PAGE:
The thought of making a film out of this enormous novel, long on talk, short on much action, seems daunting, but Hans Geissendörfer's film does a creditable job, with some allowances for the excesses of late 70's film making (this film dates to 1982, but it really harks back to the 70's in artsy style, much theatrical staging of scenes, an interpretation that is faithful to the book in meaning but not in style, I think.)
The novel, which deals with the seven year sabbatical of a young engineer at a tuberculosis sanatorium right on the cusp of World War 1, is one more in the long line of novels that discuss the huge change in Europe that occurred after this war. Old Europe, and its descent into decadent lifestyle is depicted in the hermetic environment of an indulgent health resort in the Swiss Alps.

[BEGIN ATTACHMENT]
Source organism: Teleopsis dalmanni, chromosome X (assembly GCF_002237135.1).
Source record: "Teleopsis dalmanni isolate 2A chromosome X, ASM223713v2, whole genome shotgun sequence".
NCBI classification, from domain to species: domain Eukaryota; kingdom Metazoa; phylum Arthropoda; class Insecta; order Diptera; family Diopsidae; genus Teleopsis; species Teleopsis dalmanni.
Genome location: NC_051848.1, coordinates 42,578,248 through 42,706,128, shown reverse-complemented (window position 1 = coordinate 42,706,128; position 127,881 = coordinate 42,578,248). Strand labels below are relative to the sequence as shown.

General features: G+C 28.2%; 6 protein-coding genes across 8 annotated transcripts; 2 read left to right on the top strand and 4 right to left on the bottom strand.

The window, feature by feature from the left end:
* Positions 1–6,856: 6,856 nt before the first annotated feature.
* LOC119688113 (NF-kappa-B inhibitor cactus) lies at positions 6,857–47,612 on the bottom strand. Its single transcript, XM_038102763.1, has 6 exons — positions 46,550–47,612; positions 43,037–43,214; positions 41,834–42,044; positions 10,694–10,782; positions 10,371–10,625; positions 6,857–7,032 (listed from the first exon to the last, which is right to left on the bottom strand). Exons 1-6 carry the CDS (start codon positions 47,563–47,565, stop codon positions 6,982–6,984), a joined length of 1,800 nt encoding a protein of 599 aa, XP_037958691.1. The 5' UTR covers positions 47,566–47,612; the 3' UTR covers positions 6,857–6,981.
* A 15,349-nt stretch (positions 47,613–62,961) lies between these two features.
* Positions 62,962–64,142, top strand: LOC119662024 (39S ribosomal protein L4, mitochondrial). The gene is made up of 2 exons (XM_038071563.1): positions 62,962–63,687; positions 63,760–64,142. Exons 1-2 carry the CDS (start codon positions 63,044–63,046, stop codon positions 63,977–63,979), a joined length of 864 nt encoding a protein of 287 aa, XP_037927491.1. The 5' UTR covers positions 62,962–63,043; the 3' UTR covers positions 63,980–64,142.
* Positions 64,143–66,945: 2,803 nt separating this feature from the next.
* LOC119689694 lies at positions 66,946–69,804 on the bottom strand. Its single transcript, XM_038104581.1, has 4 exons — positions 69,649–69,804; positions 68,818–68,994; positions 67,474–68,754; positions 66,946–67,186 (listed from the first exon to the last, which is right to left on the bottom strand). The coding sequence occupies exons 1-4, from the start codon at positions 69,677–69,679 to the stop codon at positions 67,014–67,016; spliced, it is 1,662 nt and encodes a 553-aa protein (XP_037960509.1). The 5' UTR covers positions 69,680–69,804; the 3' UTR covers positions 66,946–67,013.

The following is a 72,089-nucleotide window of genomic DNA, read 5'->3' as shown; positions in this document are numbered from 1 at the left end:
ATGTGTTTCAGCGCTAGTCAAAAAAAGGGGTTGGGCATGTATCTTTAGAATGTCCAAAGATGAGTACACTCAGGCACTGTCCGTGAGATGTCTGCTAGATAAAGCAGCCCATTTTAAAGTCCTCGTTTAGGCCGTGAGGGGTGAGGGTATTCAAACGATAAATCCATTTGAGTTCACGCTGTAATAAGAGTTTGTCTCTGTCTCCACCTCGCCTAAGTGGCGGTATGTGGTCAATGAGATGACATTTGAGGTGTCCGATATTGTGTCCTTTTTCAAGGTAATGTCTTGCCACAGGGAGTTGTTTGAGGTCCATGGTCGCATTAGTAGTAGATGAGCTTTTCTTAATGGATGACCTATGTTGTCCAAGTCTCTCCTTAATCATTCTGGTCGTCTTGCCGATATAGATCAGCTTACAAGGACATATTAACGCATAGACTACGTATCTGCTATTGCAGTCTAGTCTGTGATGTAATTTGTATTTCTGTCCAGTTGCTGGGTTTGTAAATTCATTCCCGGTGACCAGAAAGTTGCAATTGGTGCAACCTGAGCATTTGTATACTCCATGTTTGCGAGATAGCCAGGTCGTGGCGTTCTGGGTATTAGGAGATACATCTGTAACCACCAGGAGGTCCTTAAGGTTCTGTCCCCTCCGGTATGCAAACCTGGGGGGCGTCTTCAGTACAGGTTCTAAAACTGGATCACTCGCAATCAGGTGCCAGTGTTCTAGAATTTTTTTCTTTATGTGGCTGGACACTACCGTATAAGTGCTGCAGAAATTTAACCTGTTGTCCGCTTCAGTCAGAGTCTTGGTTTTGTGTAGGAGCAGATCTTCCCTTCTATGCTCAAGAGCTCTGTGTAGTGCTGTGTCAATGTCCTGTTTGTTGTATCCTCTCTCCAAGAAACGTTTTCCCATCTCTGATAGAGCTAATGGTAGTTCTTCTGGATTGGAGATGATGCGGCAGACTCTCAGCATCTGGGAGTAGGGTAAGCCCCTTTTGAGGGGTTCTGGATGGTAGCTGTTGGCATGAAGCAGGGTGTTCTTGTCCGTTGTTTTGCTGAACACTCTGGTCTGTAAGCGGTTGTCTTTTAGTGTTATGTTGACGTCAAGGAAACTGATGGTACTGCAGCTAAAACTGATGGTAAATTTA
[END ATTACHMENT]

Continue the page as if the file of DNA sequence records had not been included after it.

The film does a good job of depicting the social decadence, and the conversations between Castorp, his humanist mentor Settembrini, the Jesuit Naphta and the dionysian Peeperkorn are fairly well handled and Rod Steiger (dubbed into German) is superb as the off-the-rails alcoholic Peeperkorn. The casting of many of the main characters is uncannily correct--Marusja, Joachim, Frau Englehardt and even the dwarf Emerentia. The casting of Castorp and Clawdia Chauchat, however, are not as pleasing; Chauchat is too French and seductive, Castorp too young and callow. Settembrini is too much "Groucho Marx" and not enough the urbane Italian humanist. Charles Aznavour is amazing as Naptha.
Many scenes have been deleted from this DVD, so I actually recommend you purchase the set of three Mann films, The Thomas Mann Collection which has the whole series of this film plus a very long miniseries of Buddenbrooks, the novel Mann wrote in his 20's, which is an incredibly good production of his debut novel.